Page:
Living near an urban park can make people happier, less stressed-out and generally more satisfied with their lives, according to the latest academic studies.
Research by a team from the University of Exeter tracked UK households between 1991 and 2008 and discovered that the greener the neighbourhood, the more joyful the locals.
Which means the future residents of Parkside should be full of smiles, since the development is just moments away from of one of London’s biggest public parks.
The other reason to be upbeat about this development is the pricing. There are 42 one- and two-bedroom apartments which will be sold on a shared-ownership basis, and the starting price is £59,100 for a 30 per cent share in a one-bedroom flat with a total market value of £197,000.
Two-bedroom flats start from £76,500 for 30 per cent of a property with a market value of £255,000. There are also some three-bedroom flats on the site, priced at £103,500 for 30 per cent, full market price £345,000.
Flats at Parkside are close to 113-acre Burgess Park
Parkside sits just off the Old Kent Road in Southwark, and the area’s most obvious attraction is its proximity to the 113 acres of Burgess Park — to put that into context, Regent’s Park is just under 100 acres. Burgess Park recently had a multimillion-pound facelift, and facilities include a new £1.1 million BMX track, a fitness centre, an ornamental lake and barbecue areas. There are also cricket and tennis clubs based in the park.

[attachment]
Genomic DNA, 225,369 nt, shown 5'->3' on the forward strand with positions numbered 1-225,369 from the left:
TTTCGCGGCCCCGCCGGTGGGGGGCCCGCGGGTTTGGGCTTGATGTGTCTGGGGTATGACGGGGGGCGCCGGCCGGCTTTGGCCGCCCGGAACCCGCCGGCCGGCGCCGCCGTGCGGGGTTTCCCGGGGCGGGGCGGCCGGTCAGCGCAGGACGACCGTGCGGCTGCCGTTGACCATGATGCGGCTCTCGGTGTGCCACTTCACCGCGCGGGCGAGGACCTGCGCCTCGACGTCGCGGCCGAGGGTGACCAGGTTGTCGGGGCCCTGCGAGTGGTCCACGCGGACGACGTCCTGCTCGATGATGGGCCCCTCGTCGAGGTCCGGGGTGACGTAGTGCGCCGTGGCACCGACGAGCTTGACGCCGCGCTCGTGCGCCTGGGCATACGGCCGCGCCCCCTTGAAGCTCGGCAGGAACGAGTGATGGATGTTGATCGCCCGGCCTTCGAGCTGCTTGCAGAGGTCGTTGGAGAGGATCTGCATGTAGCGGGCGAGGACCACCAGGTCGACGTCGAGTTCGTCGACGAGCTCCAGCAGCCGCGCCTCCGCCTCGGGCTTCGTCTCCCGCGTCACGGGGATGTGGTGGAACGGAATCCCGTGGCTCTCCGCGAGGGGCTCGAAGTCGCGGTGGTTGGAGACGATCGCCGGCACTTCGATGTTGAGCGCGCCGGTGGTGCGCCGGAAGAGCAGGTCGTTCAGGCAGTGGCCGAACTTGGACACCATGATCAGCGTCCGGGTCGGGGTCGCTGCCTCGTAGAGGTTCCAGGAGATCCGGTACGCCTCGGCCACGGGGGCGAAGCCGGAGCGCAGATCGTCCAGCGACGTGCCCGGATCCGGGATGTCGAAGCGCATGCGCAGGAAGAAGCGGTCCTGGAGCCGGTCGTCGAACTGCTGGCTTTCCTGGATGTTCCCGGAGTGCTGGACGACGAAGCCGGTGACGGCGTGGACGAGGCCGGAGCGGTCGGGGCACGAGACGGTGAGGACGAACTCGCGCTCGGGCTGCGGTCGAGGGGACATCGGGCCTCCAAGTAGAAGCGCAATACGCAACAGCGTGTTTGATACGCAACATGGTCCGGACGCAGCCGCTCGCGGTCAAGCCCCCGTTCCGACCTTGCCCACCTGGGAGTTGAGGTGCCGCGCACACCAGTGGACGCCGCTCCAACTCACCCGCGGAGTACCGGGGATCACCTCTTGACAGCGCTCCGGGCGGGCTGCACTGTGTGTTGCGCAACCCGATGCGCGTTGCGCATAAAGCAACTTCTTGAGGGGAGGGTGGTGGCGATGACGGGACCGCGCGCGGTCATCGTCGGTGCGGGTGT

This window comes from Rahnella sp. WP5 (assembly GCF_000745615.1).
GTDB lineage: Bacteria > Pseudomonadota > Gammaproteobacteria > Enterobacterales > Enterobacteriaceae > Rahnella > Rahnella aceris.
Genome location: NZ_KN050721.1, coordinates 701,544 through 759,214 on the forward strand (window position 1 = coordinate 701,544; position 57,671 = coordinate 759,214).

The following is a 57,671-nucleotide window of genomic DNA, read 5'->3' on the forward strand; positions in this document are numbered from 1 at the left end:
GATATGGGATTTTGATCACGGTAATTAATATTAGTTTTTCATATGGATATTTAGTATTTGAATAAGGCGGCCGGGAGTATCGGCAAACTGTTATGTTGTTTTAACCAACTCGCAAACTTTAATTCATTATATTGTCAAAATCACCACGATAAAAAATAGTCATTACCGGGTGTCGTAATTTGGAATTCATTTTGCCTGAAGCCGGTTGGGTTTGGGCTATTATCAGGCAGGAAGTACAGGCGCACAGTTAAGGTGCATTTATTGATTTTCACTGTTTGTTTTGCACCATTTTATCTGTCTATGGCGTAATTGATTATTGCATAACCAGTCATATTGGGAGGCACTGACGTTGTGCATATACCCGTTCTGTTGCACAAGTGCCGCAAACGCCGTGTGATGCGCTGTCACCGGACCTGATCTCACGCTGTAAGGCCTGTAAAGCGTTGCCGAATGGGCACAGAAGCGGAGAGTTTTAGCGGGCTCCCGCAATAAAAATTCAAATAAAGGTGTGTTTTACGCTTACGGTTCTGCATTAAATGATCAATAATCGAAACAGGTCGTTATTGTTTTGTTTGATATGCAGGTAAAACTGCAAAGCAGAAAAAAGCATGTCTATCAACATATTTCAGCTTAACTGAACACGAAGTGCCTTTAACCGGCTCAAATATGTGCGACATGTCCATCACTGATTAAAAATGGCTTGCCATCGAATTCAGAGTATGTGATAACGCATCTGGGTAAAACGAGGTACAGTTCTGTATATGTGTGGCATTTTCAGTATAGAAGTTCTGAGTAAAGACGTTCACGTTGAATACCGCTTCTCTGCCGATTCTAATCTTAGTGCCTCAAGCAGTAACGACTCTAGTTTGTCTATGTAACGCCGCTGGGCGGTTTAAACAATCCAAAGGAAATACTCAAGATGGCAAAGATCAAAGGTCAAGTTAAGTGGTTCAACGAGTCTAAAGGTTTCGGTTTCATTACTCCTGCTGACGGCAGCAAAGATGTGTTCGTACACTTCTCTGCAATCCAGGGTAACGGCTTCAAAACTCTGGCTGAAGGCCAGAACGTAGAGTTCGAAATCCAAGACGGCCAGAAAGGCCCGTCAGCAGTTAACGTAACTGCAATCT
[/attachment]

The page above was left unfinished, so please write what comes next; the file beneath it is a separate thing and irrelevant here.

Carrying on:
On the downside, the Old Kent Road is most certainly not London’s most beautiful thoroughfare. There is, however, plenty going on. Rap star Ms Dynamite recently named Nigerian restaurant 805 as her favourite in London, both for food (“tiger prawns as big as your fist”) and the atmosphere. Local pubs include the Thomas A Becket, a great gastropub overlooking Burgess Park, while the area’s cosmopolitan community is reflected in its range of independent shops. There is also a useful range of chain stores.
Culture is supplied by the South London Gallery, 15 minutes’ walk away, which offers contemporary art exhibitions, live art events and film screenings. For nightlife head to the Bussey Building, a tram depot saved from demolition in 2007 by the community (peckhamvision.org) and transformed into club-cum-exhibition space with an epic 5,000sq?ft roof terrace and an open-air cinema club.
Local transport links are great. South Bermondsey station is just under a mile away, with trains to London Bridge in four minutes. An annual season ticket costs £1,216.
Parkside is also just over a mile from Queens Road Peckham station (Zone 2), via the Surrey Linear Canal Park, with direct London Overground trains to Canary Wharf in just two stops.
The area is not blessed with a Tube station but this summer London Mayor Boris Johnson agreed to fund a feasibility study into extending the Bakerloo line south through Southwark and Lewisham, which could bring a station to the Old Kent Road.
Ben Mole, senior marketing executive at Family Mosaic (familymosaic.co.uk), the housing association running the Parkside scheme, said full completion is expected early in the new year. The flats come with a full complement of white goods, modern kitchens and bathrooms, and oak laminate flooring. Each has at least one balcony — some have two or three — although wisely, those homes which face out on to the Old Kent Road have been equipped with glazed-in winter gardens to protect them from the almost-constant roar of traffic. There is also a communal sixth-floor roof terrace.
“I think the best thing about this development is how close you are to the park,” says Mole. “It is a really nice, green, family-friendly area with good schools, but you have got easy transport into central London, too.”
People already living or working in Southwark will be given priority for the scheme which is earmarked for those on low and medium incomes. For the one-bedroom flats, household income must be no more than £31,881, rising to £37,670 for two-bedroom flats and £43,729 for the three-bedroom properties.